Construct validity of the Smoker Complaint Scale: A clinimetric analysis using Item Response Theory (IRT) models

D. Carrozzino, K.S. Christensen, G. Mansueto, F. Cosci*

*Corresponding author for this work

Research output: Contribution to journalArticleAcademicpeer-review


A number of rating scales evaluating symptoms of nicotine withdrawal have been developed over the years but insufficient attention has been devoted to the assessment of their clinimetric properties. Clinimetrics, the science of clinical measurements, is an innovative approach, particularly useful for assessing the validity of rating scales. This is the first study using clinimetric principles to test the construct validity of the Smoker Complaint Scale (SCS), a self-rating scale specifically developed to assess acute symptoms of nicotine withdrawal. Construct validity was evaluated via Item Response Theory (IRT) models (i.e., combining Rasch and Mokken analyses). A total of 366 subjects (mean age = 34.0, SD = 11.3 years) participated in the study. IRT analyses showed that SCS was a multidimensional measure of symptoms of nicotine withdrawal, including unidimensional subscales, particularly a four-item subscale (the SCS4), which was found to entail the clinimetric property of construct validity. IRT analyses also revealed that affective symptoms of nicotine withdrawal preceded cognitive ones. The SCS should be considered as an item bank, including a particularly valid subscale, the SCS4 that can be used as a screening or outcome measure to evaluate the severity of cognitive and affective symptoms of nicotine withdrawal. SCS4 is a sensitive clinimetric index which differentiates "ceiling symptoms" of nicotine withdrawal (e.g., "feeling slowed down") from "floor symptoms" of nicotine withdrawal (e.g., "feeling lightheaded") that emerge in the severe form of nicotine withdrawal.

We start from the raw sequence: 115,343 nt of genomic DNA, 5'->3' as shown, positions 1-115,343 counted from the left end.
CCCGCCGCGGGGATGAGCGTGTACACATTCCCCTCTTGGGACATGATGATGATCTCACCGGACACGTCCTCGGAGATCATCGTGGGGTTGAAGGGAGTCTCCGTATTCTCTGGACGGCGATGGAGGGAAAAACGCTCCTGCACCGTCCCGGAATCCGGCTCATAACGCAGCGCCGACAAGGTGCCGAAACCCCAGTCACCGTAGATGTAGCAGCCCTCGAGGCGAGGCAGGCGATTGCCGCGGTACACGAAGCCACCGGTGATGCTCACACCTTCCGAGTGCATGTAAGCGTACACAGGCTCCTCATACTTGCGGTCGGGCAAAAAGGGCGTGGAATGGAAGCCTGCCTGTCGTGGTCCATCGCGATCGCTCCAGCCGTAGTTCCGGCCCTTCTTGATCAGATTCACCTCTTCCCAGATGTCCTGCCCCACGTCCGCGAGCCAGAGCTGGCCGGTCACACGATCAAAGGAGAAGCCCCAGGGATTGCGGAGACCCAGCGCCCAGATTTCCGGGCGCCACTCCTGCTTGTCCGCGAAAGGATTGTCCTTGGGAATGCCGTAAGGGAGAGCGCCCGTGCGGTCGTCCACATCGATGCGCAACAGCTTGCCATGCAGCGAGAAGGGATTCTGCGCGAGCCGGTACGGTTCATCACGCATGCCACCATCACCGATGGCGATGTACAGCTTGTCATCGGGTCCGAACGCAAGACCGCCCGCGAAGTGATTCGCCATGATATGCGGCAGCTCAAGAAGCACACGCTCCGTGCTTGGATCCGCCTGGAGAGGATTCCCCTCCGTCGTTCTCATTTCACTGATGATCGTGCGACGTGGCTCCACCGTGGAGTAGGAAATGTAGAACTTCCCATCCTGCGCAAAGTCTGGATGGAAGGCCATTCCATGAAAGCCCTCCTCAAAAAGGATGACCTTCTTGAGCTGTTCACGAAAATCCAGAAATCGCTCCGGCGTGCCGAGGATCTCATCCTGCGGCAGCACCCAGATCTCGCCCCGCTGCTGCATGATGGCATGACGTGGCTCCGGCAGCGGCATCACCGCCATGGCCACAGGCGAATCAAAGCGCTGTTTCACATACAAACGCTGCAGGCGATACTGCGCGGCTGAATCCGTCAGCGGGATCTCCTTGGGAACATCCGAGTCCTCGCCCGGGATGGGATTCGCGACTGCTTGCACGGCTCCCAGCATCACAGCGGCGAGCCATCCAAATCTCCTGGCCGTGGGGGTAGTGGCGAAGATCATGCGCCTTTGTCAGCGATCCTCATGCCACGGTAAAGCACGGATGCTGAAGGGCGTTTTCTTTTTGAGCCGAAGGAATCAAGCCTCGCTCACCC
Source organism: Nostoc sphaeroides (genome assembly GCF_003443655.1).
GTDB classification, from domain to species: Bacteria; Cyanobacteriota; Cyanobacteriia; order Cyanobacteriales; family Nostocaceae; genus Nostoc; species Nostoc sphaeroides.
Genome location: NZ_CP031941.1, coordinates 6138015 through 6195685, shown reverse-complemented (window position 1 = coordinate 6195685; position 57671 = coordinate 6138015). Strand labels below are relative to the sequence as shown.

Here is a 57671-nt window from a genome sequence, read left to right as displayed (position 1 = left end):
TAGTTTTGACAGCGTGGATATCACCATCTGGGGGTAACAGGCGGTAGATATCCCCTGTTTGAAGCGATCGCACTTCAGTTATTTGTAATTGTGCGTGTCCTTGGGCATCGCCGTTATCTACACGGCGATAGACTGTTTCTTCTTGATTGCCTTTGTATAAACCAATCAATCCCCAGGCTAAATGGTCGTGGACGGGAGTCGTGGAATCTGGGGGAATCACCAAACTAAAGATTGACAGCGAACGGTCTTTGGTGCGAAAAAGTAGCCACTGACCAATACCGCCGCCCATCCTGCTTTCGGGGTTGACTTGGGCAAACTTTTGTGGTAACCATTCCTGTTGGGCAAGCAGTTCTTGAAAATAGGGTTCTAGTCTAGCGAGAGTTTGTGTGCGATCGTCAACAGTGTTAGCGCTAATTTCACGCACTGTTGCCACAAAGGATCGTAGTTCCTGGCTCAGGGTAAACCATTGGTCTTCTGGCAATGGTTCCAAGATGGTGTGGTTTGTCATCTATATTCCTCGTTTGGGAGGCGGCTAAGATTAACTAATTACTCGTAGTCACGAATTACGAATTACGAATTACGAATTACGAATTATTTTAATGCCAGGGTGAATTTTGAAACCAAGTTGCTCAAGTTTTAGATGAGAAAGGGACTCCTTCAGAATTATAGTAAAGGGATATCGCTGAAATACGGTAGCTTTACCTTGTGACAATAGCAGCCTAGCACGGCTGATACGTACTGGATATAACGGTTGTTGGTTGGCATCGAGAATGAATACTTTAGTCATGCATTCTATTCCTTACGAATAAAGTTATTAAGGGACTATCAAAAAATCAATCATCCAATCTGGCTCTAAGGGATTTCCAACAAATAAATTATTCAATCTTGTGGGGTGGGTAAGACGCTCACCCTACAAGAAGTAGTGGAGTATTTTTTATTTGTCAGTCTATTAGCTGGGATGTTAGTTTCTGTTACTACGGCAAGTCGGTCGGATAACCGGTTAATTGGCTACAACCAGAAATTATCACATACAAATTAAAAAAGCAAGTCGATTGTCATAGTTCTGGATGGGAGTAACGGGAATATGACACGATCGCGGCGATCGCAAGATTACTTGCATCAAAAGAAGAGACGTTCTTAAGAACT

Original languageEnglish
Article number106849
Number of pages6
JournalAddictive Behaviors
Publication statusPublished - 1 Jun 2021


  • Assessment
  • Construct validity
  • Clinimetrics
  • Tobacco
  • Nicotine withdrawal


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